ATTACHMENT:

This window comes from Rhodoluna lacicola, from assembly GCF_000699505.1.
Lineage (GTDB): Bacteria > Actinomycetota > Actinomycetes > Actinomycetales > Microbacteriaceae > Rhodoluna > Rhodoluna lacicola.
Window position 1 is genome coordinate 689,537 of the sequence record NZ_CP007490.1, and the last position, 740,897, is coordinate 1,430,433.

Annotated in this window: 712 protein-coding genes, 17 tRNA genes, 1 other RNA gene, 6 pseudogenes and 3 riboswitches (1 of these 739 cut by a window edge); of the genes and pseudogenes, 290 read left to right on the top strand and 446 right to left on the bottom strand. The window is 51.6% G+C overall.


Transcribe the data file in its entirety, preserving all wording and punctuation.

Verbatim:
This window comes from Rhodoluna lacicola, from assembly GCF_000699505.1.
Lineage (GTDB): Bacteria > Actinomycetota > Actinomycetes > Actinomycetales > Microbacteriaceae > Rhodoluna > Rhodoluna lacicola.
Window position 1 is genome coordinate 689,537 of the sequence record NZ_CP007490.1, and the last position, 740,897, is coordinate 1,430,433.

Annotated in this window: 712 protein-coding genes, 17 tRNA genes, 1 other RNA gene, 6 pseudogenes and 3 riboswitches (1 of these 739 cut by a window edge); of the genes and pseudogenes, 290 read left to right on the top strand and 446 right to left on the bottom strand. The window is 51.6% G+C overall.